Sara in Wonderland: Champion for Life
Sara in Wonderland: Champion for Life
It was 30 minutes before her scheduled interview when Sara Savatovic arrived at Bill Snyder Family Stadium. She’d agreed to sit down with Big 12 Conference correspondent Wendell Barnhouse to talk about her experiences as a student-athlete, and the 22-year-old senior hammer thrower couldn’t hide her exuberance.
“I can’t believe I was asked to do this,” she said. “It is such an honor. I love K-State, what it’s allowed me to do. It’s changed my life. I’m so excited to talk about this school and how my scholarship changed my life.”
The native of Crvenka, Serbia, was all smiles. She is a public relations major, but the idea that she is the one being profiled made her giggle. “Are you sure you want to talk to me?” she asked. “I’m not so interesting.”
She sat down, settled in and Barnhouse teed-up his first question. “Tell me something about your hometown.”
“I’m from a town of about 10,000 people,” she said. “It’s a small town, and I started track there. Eventually, I moved to another town to pursue track, and I had to leave my family.”
She talked briefly about her family – her mom, who is a nurse, her retired father and a younger sister, also a nurse. She misses them. Manhattan, Kansas, is a long way from the town lake where as children she and her sister spent summer days swimming from sun-up to sundown.
“When I moved from home to pursue track, I enrolled in a medical high school,” she said. “If you finish medical high school, you will get a job usually. I finished pharmacy, so I could work in pharmacy. My sister is a nurse, so she’s working in a hospital now. My parents only want me to be happy. If I decided to work in pharmacy and not pursue university, they would have been okay. But I think it’s important to improve yourself.”
She sipped her bottle of water and then continued.
“I was a good track athlete, but back home it’s – it’s really hard to – to go to college and be an athlete at the same time,” she said. “You have to decide whether you want to go pro – or go to college. You have to choose between your sport or your education. I wanted both.
“I think I was like a junior in high school when I first heard that there were some Serbians and Croatians, like Balkan athletes, that were in the U.S. They had really good experiences, so I was like, ‘Really? Why should I not try that?’ So, I started thinking about it little by little, did some SAT tests and other tests that I had to. That’s when I started preparing mentally to come to the U.S.”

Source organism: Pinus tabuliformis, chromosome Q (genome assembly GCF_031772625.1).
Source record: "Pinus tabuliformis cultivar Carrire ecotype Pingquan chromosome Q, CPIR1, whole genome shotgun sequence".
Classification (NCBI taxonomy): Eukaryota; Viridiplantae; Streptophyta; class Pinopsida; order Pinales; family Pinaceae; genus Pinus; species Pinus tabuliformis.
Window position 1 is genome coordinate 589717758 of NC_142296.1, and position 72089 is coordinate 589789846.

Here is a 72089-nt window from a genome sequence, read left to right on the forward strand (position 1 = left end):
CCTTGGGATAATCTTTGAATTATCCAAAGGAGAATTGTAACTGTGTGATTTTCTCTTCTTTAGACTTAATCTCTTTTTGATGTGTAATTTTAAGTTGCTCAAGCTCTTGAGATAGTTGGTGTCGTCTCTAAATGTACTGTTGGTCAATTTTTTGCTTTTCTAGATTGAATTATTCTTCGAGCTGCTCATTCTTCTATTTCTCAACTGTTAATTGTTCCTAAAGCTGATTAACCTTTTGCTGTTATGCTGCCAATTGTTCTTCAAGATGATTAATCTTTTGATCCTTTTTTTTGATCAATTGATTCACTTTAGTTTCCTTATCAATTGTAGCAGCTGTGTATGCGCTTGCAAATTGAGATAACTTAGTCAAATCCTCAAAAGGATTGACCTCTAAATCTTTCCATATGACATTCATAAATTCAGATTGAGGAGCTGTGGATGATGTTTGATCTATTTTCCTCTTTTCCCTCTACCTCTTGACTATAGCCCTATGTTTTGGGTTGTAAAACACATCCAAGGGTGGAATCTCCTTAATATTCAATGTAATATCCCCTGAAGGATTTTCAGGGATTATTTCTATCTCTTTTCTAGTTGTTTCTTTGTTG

“So how did you get connected with Kansas State?” asked Barnhouse.
“I started talking with the former coach, Steve Fritz, on Facebook. He also came to an international meet where I was competing. He was an Olympian, so he was really like somebody who I really had respect for. That made a big impact on me. I decided to visit K-State. I really didn’t know actually anything about college life. I was just coming to see. I didn’t know what it was going to be. I just felt so wonderful there. I think from the first moment I got here, I started loving everything. I remember people back home asking me about how I liked K-State. I said I was like Alice in Wonderland.”
She stopped, smiled and then added, “Sara in Wonderland.”
The interview turned toward the level of competition in the Big 12 and her goals of winning the conference championship. They talked about her teammates (“it makes my day to know they are supporting me”), and the academic support she’s received at the university (“I couldn’t have imagined all this – they give you what you need to succeed”). She even mentioned the weight of a hammer in the hammer throw (“four kilograms – I think that’s like nine pounds”) and her simple philosophy regarding her technique (“if I do everything right, it will go in the right direction.”).
But the conversation found its way back to Manhattan and the perfect fit she found at K-State.
“I think I was just meant to come here,” she said. “For me, this is the best place in the world. Like, I can’t imagine myself anywhere else. We travel everywhere, so I’ve seen a lot of other campuses. But they are just not K-State. This place is just great for me.”
As for her major, she decided not to follow in the footsteps of her mother and sister and enter the medical profession.
“When I came here, I wanted to see what else there might be. I took the class, public relations, and was like “Wow, I should do that.’”
Barnhouse wrapped the interview by asking Savatovic to repeat one of the taglines being used for the Big 12’s new student-athlete focused “Champions for Life” awareness campaign.
“I love this,” she said. “I love the word ‘champion’ so much.”
She looked into the camera and said, “I am Sara Savatovic, and I am a champion for life.”
She giggled again. “I am a champion for life. This is so good!”
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